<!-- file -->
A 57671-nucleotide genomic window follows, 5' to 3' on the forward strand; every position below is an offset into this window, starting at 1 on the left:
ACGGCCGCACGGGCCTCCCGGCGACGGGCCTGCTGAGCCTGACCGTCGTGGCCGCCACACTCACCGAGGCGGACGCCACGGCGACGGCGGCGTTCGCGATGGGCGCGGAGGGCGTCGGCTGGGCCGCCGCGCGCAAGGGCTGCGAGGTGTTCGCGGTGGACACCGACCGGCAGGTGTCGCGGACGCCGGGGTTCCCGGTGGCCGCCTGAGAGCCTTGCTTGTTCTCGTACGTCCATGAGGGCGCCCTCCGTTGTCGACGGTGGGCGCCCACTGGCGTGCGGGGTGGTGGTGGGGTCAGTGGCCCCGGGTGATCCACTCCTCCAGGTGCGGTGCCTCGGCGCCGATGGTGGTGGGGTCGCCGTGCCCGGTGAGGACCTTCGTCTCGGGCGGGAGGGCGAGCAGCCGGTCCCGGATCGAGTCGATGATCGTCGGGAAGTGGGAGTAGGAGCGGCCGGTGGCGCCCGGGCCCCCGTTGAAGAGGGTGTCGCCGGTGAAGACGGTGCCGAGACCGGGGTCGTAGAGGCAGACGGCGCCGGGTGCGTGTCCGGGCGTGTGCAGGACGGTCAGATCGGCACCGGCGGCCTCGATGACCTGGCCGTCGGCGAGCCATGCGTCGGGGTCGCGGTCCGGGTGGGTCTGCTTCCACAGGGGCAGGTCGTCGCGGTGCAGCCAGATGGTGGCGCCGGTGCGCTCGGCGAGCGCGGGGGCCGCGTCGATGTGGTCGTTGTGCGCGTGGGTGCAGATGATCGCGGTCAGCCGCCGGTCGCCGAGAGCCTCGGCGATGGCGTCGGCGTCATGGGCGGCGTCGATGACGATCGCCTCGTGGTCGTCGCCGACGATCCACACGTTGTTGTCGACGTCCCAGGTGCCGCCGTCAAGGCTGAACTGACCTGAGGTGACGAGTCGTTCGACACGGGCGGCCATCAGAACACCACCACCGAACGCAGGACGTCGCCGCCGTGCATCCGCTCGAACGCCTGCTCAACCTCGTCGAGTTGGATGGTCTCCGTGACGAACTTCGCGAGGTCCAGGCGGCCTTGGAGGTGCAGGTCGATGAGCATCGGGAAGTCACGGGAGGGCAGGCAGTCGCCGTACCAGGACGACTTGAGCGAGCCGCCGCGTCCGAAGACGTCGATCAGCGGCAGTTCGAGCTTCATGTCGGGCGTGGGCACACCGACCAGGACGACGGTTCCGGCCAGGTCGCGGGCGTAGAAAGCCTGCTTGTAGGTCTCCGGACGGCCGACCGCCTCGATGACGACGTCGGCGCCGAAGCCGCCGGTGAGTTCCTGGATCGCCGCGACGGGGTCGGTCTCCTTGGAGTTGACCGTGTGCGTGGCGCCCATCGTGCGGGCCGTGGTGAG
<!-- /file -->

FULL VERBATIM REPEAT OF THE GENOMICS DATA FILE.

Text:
A 57671-nucleotide genomic window follows, 5' to 3' on the forward strand; every position below is an offset into this window, starting at 1 on the left:
ACGGCCGCACGGGCCTCCCGGCGACGGGCCTGCTGAGCCTGACCGTCGTGGCCGCCACACTCACCGAGGCGGACGCCACGGCGACGGCGGCGTTCGCGATGGGCGCGGAGGGCGTCGGCTGGGCCGCCGCGCGCAAGGGCTGCGAGGTGTTCGCGGTGGACACCGACCGGCAGGTGTCGCGGACGCCGGGGTTCCCGGTGGCCGCCTGAGAGCCTTGCTTGTTCTCGTACGTCCATGAGGGCGCCCTCCGTTGTCGACGGTGGGCGCCCACTGGCGTGCGGGGTGGTGGTGGGGTCAGTGGCCCCGGGTGATCCACTCCTCCAGGTGCGGTGCCTCGGCGCCGATGGTGGTGGGGTCGCCGTGCCCGGTGAGGACCTTCGTCTCGGGCGGGAGGGCGAGCAGCCGGTCCCGGATCGAGTCGATGATCGTCGGGAAGTGGGAGTAGGAGCGGCCGGTGGCGCCCGGGCCCCCGTTGAAGAGGGTGTCGCCGGTGAAGACGGTGCCGAGACCGGGGTCGTAGAGGCAGACGGCGCCGGGTGCGTGTCCGGGCGTGTGCAGGACGGTCAGATCGGCACCGGCGGCCTCGATGACCTGGCCGTCGGCGAGCCATGCGTCGGGGTCGCGGTCCGGGTGGGTCTGCTTCCACAGGGGCAGGTCGTCGCGGTGCAGCCAGATGGTGGCGCCGGTGCGCTCGGCGAGCGCGGGGGCCGCGTCGATGTGGTCGTTGTGCGCGTGGGTGCAGATGATCGCGGTCAGCCGCCGGTCGCCGAGAGCCTCGGCGATGGCGTCGGCGTCATGGGCGGCGTCGATGACGATCGCCTCGTGGTCGTCGCCGACGATCCACACGTTGTTGTCGACGTCCCAGGTGCCGCCGTCAAGGCTGAACTGACCTGAGGTGACGAGTCGTTCGACACGGGCGGCCATCAGAACACCACCACCGAACGCAGGACGTCGCCGCCGTGCATCCGCTCGAACGCCTGCTCAACCTCGTCGAGTTGGATGGTCTCCGTGACGAACTTCGCGAGGTCCAGGCGGCCTTGGAGGTGCAGGTCGATGAGCATCGGGAAGTCACGGGAGGGCAGGCAGTCGCCGTACCAGGACGACTTGAGCGAGCCGCCGCGTCCGAAGACGTCGATCAGCGGCAGTTCGAGCTTCATGTCGGGCGTGGGCACACCGACCAGGACGACGGTTCCGGCCAGGTCGCGGGCGTAGAAAGCCTGCTTGTAGGTCTCCGGACGGCCGACCGCCTCGATGACGACGTCGGCGCCGAAGCCGCCGGTGAGTTCCTGGATCGCCGCGACGGGGTCGGTCTCCTTGGAGTTGACCGTGTGCGTGGCGCCCATCGTGCGGGCCGTGGTGAG